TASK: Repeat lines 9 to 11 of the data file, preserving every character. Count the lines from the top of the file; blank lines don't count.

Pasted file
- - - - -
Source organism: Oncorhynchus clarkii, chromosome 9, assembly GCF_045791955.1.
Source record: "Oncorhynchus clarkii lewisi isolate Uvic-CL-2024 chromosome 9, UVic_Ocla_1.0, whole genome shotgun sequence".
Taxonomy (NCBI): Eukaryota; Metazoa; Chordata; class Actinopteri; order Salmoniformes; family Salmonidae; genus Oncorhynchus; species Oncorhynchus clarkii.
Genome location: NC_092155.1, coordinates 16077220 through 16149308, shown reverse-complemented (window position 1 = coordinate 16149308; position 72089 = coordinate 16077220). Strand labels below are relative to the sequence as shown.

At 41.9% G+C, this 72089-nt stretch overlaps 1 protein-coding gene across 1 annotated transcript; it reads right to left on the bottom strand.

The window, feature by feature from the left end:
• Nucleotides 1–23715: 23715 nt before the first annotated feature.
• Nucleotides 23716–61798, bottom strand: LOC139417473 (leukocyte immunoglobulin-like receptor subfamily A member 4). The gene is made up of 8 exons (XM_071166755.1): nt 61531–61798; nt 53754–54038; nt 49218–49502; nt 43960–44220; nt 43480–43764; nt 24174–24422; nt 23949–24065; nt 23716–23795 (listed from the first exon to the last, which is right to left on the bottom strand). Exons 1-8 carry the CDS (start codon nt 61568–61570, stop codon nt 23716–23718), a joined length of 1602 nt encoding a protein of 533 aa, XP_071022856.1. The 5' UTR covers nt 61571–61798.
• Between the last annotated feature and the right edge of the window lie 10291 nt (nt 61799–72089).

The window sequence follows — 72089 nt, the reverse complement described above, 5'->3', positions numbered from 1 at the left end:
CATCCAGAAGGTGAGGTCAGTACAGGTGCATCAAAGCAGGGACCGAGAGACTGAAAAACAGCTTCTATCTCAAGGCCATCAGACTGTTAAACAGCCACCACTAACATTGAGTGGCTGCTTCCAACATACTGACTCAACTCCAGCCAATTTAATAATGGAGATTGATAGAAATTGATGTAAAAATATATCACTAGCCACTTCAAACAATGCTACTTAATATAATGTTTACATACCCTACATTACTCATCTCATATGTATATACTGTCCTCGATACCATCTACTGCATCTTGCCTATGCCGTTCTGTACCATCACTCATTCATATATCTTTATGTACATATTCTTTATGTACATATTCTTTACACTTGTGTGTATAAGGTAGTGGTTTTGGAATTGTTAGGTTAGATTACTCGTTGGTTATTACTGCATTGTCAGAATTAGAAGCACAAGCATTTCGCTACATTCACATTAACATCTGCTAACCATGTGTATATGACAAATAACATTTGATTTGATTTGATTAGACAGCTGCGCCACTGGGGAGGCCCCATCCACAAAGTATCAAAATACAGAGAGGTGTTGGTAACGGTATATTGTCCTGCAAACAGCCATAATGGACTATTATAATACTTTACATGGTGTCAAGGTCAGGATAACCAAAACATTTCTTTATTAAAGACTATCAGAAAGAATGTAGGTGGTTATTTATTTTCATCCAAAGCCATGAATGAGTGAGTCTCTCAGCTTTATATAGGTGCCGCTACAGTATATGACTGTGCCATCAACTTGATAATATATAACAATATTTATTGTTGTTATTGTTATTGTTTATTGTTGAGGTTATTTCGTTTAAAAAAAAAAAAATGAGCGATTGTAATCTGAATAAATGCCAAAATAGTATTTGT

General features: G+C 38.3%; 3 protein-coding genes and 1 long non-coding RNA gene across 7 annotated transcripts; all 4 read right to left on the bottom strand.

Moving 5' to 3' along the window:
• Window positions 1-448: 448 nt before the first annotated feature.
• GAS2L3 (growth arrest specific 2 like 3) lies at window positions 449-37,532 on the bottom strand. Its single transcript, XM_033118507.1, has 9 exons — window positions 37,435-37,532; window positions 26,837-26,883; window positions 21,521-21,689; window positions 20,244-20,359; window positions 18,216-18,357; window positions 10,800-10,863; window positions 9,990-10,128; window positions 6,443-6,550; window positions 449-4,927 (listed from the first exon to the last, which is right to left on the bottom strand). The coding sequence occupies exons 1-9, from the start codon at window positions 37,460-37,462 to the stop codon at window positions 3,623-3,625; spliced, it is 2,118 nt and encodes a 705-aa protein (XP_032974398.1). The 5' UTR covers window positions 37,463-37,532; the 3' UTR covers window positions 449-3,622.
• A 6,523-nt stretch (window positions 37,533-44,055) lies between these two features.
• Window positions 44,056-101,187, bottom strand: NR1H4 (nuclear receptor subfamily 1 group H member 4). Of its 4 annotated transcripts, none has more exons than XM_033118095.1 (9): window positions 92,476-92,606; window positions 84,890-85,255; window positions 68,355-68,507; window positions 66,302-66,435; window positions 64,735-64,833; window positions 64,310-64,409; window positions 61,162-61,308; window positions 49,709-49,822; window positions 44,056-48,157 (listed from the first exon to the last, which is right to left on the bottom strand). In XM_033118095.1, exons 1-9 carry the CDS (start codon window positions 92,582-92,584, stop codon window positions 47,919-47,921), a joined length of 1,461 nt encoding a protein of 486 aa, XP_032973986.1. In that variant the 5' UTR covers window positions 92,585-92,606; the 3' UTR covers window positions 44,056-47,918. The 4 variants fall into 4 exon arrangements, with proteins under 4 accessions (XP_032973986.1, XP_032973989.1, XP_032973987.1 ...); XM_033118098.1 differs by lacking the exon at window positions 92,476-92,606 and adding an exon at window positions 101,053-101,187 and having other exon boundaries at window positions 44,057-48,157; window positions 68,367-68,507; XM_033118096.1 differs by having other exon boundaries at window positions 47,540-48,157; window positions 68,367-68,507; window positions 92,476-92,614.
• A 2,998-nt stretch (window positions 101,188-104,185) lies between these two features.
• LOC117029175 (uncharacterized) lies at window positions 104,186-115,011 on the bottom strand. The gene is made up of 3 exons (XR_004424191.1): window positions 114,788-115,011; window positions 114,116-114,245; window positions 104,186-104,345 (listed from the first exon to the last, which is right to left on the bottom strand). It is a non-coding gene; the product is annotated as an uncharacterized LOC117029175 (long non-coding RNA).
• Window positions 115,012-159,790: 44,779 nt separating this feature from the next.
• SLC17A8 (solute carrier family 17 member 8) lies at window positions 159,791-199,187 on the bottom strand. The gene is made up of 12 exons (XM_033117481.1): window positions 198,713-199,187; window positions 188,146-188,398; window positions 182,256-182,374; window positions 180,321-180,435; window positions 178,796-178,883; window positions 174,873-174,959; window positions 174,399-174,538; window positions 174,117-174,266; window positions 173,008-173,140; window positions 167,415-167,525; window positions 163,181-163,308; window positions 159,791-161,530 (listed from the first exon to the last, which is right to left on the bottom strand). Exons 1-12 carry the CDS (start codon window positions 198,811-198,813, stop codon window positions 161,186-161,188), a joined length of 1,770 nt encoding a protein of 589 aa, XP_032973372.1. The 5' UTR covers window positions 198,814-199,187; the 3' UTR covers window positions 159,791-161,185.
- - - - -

• Between the last annotated feature and the right edge of the window lie 10291 nt (nt 61799–72089).

The window sequence follows — 72089 nt, the reverse complement described above, 5'->3', positions numbered from 1 at the left end:
CATCCAGAAGGTGAGGTCAGTACAGGTGCATCAAAGCAGGGACCGAGAGACTGAAAAACAGCTTCTATCTCAAGGCCATCAGACTGTTAAACAGCCACCACTAACATTGAGTGGCTGCTTCCAACATACTGACTCAACTCCAGCCAATTTAATAATGGAGATTGATAGAAATTGATGTAAAAATATATCACTAGCCACTTCAAACAATGCTACTTAATATAATGTTTACATACCCTACATTACTCATCTCATATGTATATACTGTCCTCGATACCATCTACTGCATCTTGCCTATGCCGTTCTGTACCATCACTCATTCATATATCTTTATGTACATATTCTTTATGTACATATTCTTTACACTTGTGTGTATAAGGTAGTGGTTTTGGAATTGTTAGGTTAGATTACTCGTTGGTTATTACTGCATTGTCAGAATTAGAAGCACAAGCATTTCGCTACATTCACATTAACATCTGCTAACCATGTGTATATGACAAATAACATTTGATTTGATTTGATTAGACAGCTGCGCCACTGGGGAGGCCCCATCCACAAAGTATCAAAATACAGAGAGGTGTTGGTAACGGTATATTGTCCTGCAAACAGCCATAATGGACTATTATAATACTTTACATGGTGTCAAGGTCAGGATAACCAAAACATTTCTTTATTAAAGACTATCAGAAAGAATGTAGGTGGTTATTTATTTTCATCCAAAGCCATGAATGAGTGAGTCTCTCAGCTTTATATAGGTGCCGCTACAGTATATGACTGTGCCATCAACTTGATAATATATAACAATATTTATTGTTGTTATTGTTATTGTTTATTGTTGAGGTTATTTCGTTTAAAAAAAAAAAAATGAGCGATTGTAATCTGAATAAATGCCAAAATAGTATTTGT